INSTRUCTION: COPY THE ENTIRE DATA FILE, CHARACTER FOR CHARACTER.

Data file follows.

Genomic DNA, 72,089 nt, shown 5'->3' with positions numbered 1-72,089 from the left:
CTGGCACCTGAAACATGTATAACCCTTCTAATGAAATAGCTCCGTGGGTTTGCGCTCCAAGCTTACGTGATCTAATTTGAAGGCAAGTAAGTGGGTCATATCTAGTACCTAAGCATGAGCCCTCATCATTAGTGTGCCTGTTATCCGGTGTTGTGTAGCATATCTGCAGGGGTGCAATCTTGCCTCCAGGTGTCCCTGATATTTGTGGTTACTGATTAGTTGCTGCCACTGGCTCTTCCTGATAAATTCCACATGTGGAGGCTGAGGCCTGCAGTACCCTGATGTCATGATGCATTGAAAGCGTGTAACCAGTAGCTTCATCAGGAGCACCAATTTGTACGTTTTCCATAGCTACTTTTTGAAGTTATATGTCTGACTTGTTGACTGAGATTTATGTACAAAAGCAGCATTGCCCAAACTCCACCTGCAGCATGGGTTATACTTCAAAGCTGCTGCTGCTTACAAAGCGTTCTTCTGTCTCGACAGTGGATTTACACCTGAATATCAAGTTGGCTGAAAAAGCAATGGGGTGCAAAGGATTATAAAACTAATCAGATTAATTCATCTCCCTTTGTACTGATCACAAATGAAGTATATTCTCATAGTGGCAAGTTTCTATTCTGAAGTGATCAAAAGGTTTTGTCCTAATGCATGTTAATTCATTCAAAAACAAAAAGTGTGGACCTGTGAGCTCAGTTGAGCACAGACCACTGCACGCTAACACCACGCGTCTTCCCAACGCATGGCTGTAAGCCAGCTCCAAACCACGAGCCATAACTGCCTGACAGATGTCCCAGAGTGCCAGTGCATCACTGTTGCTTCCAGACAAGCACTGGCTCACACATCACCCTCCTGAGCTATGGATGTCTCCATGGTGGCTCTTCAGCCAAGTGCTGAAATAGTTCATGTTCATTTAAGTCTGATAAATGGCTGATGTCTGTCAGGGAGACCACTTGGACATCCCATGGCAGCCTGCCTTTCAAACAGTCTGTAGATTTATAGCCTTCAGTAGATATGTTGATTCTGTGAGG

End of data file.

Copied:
Genomic DNA, 72,089 nt, shown 5'->3' with positions numbered 1-72,089 from the left:
CTGGCACCTGAAACATGTATAACCCTTCTAATGAAATAGCTCCGTGGGTTTGCGCTCCAAGCTTACGTGATCTAATTTGAAGGCAAGTAAGTGGGTCATATCTAGTACCTAAGCATGAGCCCTCATCATTAGTGTGCCTGTTATCCGGTGTTGTGTAGCATATCTGCAGGGGTGCAATCTTGCCTCCAGGTGTCCCTGATATTTGTGGTTACTGATTAGTTGCTGCCACTGGCTCTTCCTGATAAATTCCACATGTGGAGGCTGAGGCCTGCAGTACCCTGATGTCATGATGCATTGAAAGCGTGTAACCAGTAGCTTCATCAGGAGCACCAATTTGTACGTTTTCCATAGCTACTTTTTGAAGTTATATGTCTGACTTGTTGACTGAGATTTATGTACAAAAGCAGCATTGCCCAAACTCCACCTGCAGCATGGGTTATACTTCAAAGCTGCTGCTGCTTACAAAGCGTTCTTCTGTCTCGACAGTGGATTTACACCTGAATATCAAGTTGGCTGAAAAAGCAATGGGGTGCAAAGGATTATAAAACTAATCAGATTAATTCATCTCCCTTTGTACTGATCACAAATGAAGTATATTCTCATAGTGGCAAGTTTCTATTCTGAAGTGATCAAAAGGTTTTGTCCTAATGCATGTTAATTCATTCAAAAACAAAAAGTGTGGACCTGTGAGCTCAGTTGAGCACAGACCACTGCACGCTAACACCACGCGTCTTCCCAACGCATGGCTGTAAGCCAGCTCCAAACCACGAGCCATAACTGCCTGACAGATGTCCCAGAGTGCCAGTGCATCACTGTTGCTTCCAGACAAGCACTGGCTCACACATCACCCTCCTGAGCTATGGATGTCTCCATGGTGGCTCTTCAGCCAAGTGCTGAAATAGTTCATGTTCATTTAAGTCTGATAAATGGCTGATGTCTGTCAGGGAGACCACTTGGACATCCCATGGCAGCCTGCCTTTCAAACAGTCTGTAGATTTATAGCCTTCAGTAGATATGTTGATTCTGTGAGG